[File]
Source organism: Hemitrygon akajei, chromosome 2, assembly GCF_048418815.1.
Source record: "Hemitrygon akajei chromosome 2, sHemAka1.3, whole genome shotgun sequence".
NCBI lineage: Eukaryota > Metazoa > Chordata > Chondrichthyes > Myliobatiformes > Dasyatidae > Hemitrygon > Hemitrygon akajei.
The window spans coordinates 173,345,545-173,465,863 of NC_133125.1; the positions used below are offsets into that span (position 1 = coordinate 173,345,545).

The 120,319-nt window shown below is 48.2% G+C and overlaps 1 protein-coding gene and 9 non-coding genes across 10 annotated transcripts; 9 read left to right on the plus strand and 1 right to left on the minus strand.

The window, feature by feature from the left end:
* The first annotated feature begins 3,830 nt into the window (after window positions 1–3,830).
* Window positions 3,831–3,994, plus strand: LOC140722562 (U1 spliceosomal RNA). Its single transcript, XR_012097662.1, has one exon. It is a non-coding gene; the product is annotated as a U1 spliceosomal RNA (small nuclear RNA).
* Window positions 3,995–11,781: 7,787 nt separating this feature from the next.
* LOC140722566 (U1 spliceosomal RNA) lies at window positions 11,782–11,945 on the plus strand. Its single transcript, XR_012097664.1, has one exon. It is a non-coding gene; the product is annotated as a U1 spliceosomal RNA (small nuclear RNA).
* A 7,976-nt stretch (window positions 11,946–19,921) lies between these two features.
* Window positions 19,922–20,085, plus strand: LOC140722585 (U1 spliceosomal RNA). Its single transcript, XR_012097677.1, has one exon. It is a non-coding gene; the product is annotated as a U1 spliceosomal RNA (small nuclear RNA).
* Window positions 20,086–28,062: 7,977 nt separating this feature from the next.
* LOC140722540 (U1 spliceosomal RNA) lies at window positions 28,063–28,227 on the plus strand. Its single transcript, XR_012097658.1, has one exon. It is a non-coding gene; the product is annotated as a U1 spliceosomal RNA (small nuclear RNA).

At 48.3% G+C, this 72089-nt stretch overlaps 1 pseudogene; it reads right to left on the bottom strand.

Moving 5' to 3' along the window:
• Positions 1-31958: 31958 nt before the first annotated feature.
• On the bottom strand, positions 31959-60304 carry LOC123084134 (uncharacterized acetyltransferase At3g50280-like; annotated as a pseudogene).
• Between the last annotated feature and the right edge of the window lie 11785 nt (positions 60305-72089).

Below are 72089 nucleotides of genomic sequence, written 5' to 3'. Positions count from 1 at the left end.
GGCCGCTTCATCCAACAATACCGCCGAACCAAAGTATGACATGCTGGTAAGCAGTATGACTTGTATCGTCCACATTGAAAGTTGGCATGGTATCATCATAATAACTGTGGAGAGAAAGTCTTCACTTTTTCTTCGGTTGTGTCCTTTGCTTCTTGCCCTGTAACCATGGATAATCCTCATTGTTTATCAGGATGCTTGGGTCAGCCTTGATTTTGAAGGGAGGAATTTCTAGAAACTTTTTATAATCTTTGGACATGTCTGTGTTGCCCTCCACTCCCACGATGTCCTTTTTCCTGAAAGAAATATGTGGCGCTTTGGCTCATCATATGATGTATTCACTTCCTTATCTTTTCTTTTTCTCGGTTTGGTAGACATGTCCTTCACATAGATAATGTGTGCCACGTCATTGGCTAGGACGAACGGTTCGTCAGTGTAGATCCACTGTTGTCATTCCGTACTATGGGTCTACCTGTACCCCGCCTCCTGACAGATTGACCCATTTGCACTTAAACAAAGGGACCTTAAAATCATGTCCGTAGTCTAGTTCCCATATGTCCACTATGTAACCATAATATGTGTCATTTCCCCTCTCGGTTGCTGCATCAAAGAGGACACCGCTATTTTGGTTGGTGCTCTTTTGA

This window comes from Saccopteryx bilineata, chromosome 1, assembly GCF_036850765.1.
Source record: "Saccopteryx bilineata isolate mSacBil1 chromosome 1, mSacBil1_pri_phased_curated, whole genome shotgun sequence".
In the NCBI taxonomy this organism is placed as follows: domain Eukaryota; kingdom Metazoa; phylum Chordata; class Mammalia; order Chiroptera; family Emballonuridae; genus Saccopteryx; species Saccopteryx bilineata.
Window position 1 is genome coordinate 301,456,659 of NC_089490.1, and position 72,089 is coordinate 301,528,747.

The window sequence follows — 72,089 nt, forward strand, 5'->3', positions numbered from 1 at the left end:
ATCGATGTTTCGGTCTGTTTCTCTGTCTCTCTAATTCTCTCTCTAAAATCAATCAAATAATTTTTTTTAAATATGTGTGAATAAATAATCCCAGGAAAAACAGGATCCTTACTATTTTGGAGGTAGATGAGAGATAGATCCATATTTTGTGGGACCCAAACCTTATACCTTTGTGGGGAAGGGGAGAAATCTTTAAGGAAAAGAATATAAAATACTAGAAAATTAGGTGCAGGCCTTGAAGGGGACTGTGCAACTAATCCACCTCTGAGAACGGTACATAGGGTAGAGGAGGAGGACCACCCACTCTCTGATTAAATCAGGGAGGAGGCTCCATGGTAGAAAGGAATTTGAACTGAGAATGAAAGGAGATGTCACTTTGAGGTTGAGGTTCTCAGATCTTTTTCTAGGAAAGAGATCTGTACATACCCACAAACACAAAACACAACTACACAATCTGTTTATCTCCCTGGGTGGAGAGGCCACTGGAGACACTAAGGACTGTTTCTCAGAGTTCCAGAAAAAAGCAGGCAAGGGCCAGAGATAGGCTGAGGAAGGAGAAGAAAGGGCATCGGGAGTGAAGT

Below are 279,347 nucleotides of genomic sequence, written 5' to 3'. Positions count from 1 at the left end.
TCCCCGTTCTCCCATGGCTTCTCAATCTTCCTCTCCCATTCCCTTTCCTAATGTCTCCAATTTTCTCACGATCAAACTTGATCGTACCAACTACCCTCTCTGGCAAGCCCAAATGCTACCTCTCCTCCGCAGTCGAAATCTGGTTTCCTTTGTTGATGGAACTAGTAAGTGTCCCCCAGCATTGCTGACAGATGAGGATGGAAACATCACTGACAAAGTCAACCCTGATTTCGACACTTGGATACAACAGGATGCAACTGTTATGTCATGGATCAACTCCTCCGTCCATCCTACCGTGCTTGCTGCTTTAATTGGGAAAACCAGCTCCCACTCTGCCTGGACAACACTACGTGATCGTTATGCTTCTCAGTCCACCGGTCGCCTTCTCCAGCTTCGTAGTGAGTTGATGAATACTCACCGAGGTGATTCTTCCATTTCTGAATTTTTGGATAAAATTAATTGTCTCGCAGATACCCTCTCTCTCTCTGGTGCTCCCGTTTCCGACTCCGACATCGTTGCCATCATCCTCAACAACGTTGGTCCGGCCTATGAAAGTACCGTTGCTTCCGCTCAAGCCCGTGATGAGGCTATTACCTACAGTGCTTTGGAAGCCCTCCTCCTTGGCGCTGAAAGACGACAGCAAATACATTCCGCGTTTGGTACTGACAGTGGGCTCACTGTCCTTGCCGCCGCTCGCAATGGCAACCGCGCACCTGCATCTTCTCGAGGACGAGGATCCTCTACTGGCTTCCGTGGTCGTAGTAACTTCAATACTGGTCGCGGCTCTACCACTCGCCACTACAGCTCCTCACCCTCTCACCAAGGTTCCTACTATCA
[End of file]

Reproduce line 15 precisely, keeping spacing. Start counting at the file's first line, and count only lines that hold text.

At 48.3% G+C, this 72089-nt stretch overlaps 1 pseudogene; it reads right to left on the bottom strand.